Thursday, 11 December 2014

Grizzlies Mid-Season Report Card: B

General Overview:
After winning the Island Division Championship last year and only narrowly missing out on advancing to the Fred Page Cup, expectations were high for the Victoria Grizzlies coming into this season.  Yet it starts to become clear that the Grizzlies are a team full of contradictions.  On the one hand the team is 13-10-0-5, good for a .554 winning percentage, and in 4th Place in the Island Division, still in contact with the division leaders, but they have let too many games slip away all year. At first glance you might say that a record like that is one of an underperforming team, especially when you consider where they were last year.  But looks can be deceiving.

Photo Credit: Christian J. Stewart
Remember that the Grizzlies have already completed two road trips into the Interior to play those statistically superior teams, a feat no other Island Division club has done thus far.  Remember also that this team lost not one, not two, but all three of its top point getters from last year. Remember too that the Grizzlies changed almost all defensemen from a year ago and lost both goalies, including LA Kings NHL draft pick, Alec Dillon to the USHL’s Tri City Storm.
So there is the first major contradiction. They may appear  to be underperforming to some degree, but to seasoned BCHL analysts, its pretty clear that the team has faired well considering. Remember this Grizzlies team has faced the BCHL’s runaway favorites, the Penticton Vees twice this season already. Yes they lost both games, but it was with a combined aggregate score of 6-4. And in the second game they went to Double OT and earned a point. With all that in mind, here is how I see the club at the hallway point:
When I speak of offence, I am mostly talking about forwards but not exclusively. A quality attack is usually only as good as the first pass out of the zone, so the defensemen do fall under this heading to a degree.  The Grizzlies boast four players, Gibson, Mackie, Gruber and Forster all of whom are averaging over a single point/game and there are two more players who are very close, Matt Kennedy (0.9pts/gm) and D man, Meirs Moore (0.8pts/gm).
Photo Credit: Christian J. Stewart
With 100 goals scored in 28 games, the team is averaging 3.57 gls/gm and on track for a goal total in the neighborhood of around 207 goals. In comparison, last year with the Fitzgerald triplets and breakout rookie forward, Jesse Schwartz, the Grizzlies scored 212 times. In 2012-2013, the team only scored 189 times. In other words, one year removed, the Grizzlies offence hasn’t missed a step and in fact is more potent that the 2012/13 squad under then first time Head Coach Bill Bestwick. Both those teams were strong in the BCHL playoffs. In short, the Triplets have been capably replaced and this team spreads scoring around its roster very well.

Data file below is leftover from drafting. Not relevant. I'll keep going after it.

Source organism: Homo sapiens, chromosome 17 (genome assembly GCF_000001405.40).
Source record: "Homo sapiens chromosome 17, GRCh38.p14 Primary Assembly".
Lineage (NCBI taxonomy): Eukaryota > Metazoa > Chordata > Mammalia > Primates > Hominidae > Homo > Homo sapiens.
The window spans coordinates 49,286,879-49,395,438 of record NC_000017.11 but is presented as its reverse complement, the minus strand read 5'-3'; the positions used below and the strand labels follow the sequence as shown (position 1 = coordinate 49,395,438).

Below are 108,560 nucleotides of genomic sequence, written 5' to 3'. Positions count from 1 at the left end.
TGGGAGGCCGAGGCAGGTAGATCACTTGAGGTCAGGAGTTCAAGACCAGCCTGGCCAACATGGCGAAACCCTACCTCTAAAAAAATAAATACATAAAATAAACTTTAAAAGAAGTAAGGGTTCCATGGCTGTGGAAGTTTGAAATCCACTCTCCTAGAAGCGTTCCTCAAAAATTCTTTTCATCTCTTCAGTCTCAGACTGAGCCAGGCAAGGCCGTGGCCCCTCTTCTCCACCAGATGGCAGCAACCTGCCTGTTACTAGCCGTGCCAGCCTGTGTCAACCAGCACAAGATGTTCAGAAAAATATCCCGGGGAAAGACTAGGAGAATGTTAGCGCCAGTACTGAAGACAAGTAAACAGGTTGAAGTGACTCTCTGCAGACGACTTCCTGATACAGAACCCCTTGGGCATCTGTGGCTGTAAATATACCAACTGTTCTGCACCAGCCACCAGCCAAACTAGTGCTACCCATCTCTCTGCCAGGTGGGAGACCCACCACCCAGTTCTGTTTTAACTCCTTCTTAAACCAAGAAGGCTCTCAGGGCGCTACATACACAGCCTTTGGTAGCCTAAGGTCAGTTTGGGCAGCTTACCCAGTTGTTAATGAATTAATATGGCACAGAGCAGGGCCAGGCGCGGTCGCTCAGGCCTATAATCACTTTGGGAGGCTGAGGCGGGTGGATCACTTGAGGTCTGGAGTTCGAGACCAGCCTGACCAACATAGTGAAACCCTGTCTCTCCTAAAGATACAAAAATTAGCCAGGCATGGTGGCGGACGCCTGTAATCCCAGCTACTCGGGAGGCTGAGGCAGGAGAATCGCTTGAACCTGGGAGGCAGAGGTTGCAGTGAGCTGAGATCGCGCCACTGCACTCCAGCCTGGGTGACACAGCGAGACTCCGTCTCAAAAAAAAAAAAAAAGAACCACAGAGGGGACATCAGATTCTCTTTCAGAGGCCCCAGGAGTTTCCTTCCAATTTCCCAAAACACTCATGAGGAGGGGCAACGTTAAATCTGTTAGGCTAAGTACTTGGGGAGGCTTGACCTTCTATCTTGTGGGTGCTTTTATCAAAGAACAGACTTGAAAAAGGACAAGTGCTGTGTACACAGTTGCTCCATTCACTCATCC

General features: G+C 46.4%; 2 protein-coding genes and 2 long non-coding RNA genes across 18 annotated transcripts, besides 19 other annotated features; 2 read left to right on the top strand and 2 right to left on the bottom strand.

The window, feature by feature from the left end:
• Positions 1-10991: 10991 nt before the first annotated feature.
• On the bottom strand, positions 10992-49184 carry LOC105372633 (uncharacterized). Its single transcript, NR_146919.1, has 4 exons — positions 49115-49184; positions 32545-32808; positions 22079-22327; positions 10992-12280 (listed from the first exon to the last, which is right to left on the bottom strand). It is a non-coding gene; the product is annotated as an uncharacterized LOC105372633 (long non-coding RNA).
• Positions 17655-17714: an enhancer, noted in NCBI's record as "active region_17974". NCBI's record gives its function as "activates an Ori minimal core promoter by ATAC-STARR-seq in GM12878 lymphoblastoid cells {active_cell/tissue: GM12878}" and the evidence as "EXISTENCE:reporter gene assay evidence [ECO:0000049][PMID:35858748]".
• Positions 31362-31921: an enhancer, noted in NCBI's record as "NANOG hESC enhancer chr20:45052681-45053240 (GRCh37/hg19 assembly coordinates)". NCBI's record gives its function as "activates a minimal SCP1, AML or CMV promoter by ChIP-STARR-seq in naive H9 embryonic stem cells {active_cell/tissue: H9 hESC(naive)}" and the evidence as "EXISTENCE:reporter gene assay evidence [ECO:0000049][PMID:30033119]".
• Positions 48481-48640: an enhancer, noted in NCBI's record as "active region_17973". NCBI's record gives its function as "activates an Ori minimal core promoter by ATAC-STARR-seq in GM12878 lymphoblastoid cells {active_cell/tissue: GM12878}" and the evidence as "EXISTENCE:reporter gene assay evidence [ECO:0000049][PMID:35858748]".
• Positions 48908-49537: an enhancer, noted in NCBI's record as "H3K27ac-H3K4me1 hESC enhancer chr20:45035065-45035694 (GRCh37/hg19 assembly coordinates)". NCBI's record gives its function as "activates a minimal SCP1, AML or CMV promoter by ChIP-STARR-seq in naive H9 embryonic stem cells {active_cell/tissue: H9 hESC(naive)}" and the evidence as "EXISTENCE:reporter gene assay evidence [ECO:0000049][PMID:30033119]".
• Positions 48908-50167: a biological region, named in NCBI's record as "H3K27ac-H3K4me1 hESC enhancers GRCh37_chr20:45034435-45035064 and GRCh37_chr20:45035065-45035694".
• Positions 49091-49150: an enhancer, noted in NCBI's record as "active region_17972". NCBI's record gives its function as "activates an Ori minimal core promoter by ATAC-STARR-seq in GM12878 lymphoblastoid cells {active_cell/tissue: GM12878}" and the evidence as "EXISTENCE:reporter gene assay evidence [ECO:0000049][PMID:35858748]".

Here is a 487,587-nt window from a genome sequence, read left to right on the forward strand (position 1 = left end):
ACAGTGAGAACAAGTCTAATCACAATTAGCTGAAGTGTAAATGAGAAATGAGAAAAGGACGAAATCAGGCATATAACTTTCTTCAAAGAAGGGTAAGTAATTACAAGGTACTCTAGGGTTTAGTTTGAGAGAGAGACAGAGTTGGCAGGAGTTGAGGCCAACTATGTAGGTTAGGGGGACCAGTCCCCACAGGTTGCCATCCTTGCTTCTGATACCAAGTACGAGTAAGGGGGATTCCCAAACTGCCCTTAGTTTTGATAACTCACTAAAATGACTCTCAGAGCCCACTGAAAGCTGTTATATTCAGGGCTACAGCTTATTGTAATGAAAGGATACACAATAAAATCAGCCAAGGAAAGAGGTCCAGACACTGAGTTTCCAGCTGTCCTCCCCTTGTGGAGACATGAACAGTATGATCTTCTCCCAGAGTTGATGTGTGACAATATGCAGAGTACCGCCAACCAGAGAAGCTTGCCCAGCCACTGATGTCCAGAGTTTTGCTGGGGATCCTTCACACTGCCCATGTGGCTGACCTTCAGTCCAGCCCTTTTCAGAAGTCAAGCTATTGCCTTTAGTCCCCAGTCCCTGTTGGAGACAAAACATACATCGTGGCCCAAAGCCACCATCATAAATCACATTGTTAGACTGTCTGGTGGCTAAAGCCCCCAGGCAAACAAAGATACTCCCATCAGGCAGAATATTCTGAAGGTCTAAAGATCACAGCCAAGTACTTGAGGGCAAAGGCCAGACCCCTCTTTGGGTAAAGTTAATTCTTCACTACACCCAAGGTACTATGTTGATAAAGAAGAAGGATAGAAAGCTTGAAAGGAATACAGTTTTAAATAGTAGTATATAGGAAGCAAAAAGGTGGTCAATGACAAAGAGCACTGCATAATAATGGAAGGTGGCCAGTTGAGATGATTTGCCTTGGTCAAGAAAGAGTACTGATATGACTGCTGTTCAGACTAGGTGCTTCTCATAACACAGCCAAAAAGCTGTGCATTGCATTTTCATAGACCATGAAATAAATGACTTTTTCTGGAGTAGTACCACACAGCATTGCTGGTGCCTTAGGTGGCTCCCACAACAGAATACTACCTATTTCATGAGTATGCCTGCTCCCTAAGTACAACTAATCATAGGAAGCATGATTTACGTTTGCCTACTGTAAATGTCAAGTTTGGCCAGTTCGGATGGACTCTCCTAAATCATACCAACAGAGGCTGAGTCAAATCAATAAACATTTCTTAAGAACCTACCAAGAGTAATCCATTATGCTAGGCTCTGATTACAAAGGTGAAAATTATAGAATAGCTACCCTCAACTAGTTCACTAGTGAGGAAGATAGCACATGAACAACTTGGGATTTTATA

Statistics aside, the team has two very capable lines who can often score for fun when they want. The third line has changed many times, but recently has featured what I call “The Rookie Kid Line” with 16 year old Spencer Hunter centering Mitch Barker and Ayden MacDonald. The line I am really keen on however is the 4th line. I predict that this recently assembled line of P.J. Conlon, Cole Pickup and Nick Guiney will play a significant role in the playoffs as they have shown great promise so far. They are not a typical grinding 4th line, this group can score and could move up a slot to earn 3rd line duties.
Defensemen Meirs Moore, Zach Dixon, Kevin Massy and newcomer Jake Emilio have all contributed well offensively from the blue line. Moore is silky smooth and Dixon has a cannon.
Grade A- (Trend: Status Quo)
The only defensemen remaining from last year’s squad is Kevin Massy. That depleted group alone should be cause for serious concern. But in September, then GM and Head Coach Brad Knight though different.  He chose to deal Victoria natives Brandon Egli (53-11-24-35) and Mitch Meek (45-1-18-19) to Vernon for 20 year old offensive D-Man Jake Emilio and former Richmond Sockeyes rookie forward, Ayden MacDonald.  It would take weeks to get a look at Emilio who arrived injured in the deal, but in time he has proven to be a capable and confident puck moving defenseman.
The remainder of the players on the blue line have done remarkably well considering how almost none of them really knew one and other before Main Camp in August.  Enter 20 year old Duluth Minn native and BCHL rookie, Meirs Moore, a smooth passing and skating defender who oozes confidence. The talkative, Moore has quickly become one of the key Quarterbacks on the PP along with the more subdued but hard hitting and hard shooting Zach Dixon. Chris Harpur, Cody Van Lierop and Justin Sadler round out the D Corps well, with solid stay at home play. They are all solid.
Photo Credit: Christian J. Stewart
The knock on the defense though is really an admonishment of the entire team this year, the goals scored against. At 107, it is simply too high for a team this good, a team which only averages 10.86 penalty minutes per game. That GAA is too high and represents the Grizzlies biggest challenge in the stretch run to the playoffs. The GAA has slowly been trending upward all season and this trend must change. Fire Wagon hockey games like the 8-7 OT win over Merritt may please the fans, but it won’t win anything over the long term. The 10-4 road loss to Trail was clearly unacceptable, but so too was the defensive performance they showed when they hosted Trail two weeks later, albeit winning 6-5. 
While goals against are obviously not entirely a function of the defensemen alone, the Grizzlies have a bad habit of scrambling in their own end when fore-check pressure is heavy and sustained.  The new coaching regime of Craig Didmon will no doubt address much of that in the coming weeks, but a holistic team approach to this problem is required.
Grade B (Trend: Improving)